Spring has always been my favorite season, and even more so since moving to Maine years ago. I love the month of April especially for many reasons: more hours of daylight, melting snow, a warmer sun—all contribute to a surge of energy and renewed optimism. I found this quote from U.S. writer Susan J. Bissonette: “An optimist is the human personification of spring.”
I believe that educators are the most optimistic of all professionals. While still in the classroom, not a day would go by that I didn’t think to myself, “That student will get it next time” or “This lesson will go a bit better for the next class”. No matter the circumstances, when you work with students, optimism is a requirement of the job!
(Now in this position, I find myself saying, “Maybe I’ll get that done tomorrow…”! Always an optimist…)
As optimists, we truly believe all students can learn, if we can only provide what they need in order to do so. And by that second “we”, I do not mean just the educators—but also the school district, the community, the state, and the nation.
Yet, as we have seen for far too long, not all of our students are getting what they need in order to be successful, even when we (and now I mean just the educators that work with them) fill in the gaps as best we can, whether providing more individual attention, an empathetic ear, or things like school supplies, snacks, or other necessities so that our neediest students don’t go without. Then there are the social and emotional needs of so many that we simply cannot fully address without increased support services.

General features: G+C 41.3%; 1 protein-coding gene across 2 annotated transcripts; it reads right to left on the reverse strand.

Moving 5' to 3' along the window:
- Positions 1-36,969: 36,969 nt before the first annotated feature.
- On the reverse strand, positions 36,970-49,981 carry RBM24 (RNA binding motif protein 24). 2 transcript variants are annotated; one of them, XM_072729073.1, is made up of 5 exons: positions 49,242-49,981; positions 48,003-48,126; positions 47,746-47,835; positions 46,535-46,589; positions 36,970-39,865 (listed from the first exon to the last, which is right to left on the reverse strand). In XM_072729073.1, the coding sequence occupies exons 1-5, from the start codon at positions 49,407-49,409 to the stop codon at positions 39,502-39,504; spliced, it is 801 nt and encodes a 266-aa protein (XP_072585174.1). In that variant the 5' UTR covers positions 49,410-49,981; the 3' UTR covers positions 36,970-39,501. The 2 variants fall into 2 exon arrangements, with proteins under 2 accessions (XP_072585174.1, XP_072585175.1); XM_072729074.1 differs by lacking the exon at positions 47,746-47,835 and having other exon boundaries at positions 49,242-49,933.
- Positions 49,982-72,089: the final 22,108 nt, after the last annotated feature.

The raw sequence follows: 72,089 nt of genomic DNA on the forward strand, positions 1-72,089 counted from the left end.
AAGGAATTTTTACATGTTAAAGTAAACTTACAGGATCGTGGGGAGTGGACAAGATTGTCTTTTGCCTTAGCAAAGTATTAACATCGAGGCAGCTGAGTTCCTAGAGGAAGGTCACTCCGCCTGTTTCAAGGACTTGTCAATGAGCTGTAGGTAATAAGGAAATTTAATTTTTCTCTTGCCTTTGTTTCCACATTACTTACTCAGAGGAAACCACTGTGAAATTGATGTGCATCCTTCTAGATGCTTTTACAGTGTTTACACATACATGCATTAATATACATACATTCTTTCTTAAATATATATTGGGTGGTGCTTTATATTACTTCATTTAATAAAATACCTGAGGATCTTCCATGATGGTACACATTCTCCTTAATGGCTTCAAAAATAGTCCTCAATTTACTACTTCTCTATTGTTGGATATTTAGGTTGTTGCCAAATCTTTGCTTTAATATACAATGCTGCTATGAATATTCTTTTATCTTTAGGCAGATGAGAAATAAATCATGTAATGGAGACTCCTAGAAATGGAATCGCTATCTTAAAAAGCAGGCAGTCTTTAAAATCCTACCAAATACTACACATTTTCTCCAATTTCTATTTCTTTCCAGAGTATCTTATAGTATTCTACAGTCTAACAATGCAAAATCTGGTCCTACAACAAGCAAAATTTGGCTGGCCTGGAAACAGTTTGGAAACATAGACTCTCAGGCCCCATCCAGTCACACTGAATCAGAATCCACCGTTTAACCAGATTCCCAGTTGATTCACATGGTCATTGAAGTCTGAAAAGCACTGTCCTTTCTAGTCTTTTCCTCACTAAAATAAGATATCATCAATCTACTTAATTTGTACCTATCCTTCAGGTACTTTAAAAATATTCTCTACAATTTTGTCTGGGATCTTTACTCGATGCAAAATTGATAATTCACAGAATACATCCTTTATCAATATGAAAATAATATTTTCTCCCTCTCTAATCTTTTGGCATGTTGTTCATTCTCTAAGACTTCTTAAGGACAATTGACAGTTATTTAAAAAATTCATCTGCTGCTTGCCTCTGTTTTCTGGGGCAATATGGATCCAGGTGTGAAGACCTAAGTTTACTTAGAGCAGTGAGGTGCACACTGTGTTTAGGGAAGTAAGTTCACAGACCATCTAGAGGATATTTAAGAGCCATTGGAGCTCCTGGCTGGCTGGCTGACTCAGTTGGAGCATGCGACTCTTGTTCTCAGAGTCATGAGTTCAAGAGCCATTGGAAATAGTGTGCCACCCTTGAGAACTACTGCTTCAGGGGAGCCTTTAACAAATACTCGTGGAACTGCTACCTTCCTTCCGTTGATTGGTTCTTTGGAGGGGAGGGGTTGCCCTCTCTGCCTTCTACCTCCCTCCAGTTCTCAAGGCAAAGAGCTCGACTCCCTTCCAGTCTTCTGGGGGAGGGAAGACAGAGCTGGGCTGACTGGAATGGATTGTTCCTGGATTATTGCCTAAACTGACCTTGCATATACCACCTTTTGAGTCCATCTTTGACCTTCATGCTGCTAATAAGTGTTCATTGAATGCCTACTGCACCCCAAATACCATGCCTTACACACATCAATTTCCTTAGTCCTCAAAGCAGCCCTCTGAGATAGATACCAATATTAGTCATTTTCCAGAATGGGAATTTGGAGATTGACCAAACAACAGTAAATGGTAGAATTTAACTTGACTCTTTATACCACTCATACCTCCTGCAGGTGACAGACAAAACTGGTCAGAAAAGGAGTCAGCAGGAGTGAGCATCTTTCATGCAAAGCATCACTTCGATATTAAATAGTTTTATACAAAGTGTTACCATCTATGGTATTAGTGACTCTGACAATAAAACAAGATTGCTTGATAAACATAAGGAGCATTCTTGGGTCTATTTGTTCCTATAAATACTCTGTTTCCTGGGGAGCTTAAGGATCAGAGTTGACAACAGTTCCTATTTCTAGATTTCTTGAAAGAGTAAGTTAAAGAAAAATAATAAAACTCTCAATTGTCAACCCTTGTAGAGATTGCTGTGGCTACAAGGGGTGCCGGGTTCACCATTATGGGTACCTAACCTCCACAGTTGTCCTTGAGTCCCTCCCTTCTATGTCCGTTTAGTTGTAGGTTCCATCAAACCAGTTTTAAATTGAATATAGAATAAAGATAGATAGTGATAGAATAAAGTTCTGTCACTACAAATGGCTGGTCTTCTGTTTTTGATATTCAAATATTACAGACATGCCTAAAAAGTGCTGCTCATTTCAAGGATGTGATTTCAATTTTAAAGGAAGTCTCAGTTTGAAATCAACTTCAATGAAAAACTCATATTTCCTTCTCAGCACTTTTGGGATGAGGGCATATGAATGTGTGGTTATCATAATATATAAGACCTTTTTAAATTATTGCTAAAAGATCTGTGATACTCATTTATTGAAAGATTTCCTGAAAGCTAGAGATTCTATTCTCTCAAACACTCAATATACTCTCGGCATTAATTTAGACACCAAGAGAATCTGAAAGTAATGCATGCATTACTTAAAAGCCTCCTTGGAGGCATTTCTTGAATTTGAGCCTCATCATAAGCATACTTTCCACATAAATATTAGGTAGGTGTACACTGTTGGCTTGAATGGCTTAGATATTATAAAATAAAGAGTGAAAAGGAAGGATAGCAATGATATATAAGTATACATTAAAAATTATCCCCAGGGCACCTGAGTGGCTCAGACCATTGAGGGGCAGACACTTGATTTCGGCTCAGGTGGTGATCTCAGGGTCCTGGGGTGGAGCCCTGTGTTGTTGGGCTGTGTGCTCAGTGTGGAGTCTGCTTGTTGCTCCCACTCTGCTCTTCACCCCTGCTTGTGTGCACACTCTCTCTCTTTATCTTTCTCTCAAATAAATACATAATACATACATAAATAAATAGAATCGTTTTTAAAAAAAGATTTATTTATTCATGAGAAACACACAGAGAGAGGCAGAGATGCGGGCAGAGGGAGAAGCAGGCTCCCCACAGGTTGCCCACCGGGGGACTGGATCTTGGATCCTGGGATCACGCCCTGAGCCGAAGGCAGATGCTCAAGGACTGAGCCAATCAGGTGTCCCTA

We—and again, I mean educators here—have worked for years for properly funded schools, for professional salaries and wages. While there is movement towards those goals, we also need to have a say in shaping the conditions in which we teach and work with students—the conditions in which our students learn. The workload in many professions has increased, but when we are talking about educators’ workload and working conditions, the increase has been tremendous, and this has an impact on student learning. Maybe there is less time for you to meet with a struggling student, to give that individual attention, or to give detailed feedback on student work; and, inevitably, there is less time for you to spend with family and for you to recharge.
We do a great job in our schools in Maine and our students accomplish many things. But we have an opportunity now, right now, to make progress on many issues that will make public education in Maine even better. We need to be sure we are seizing this opportunity by standing up, together, and speaking up, loud and clear.
In the past month, I’ve been able to spend a bit more time with students and educators than I have previously since entering this position: students being celebrated for their talents and accomplishments, teachers passionately sharing ideas at conferences, educators being recognized for their dedication to the profession and to students.
In public education, spring is a season of celebrations of many kinds, as well as a season of hope and optimism.
Being an eternal optimist, I have great hopes, if we all rally together, that the voices of educators will be heard and will be listened to, that all educators will truly be respected—shown through actions and not just with words–and that we all will be teaching and working in the great public schools that the students in Maine deserve.
Enjoy this season of well-deserved celebrations, of renewed energy, and let’s all continue to keep the promise of public education alive and well for our students.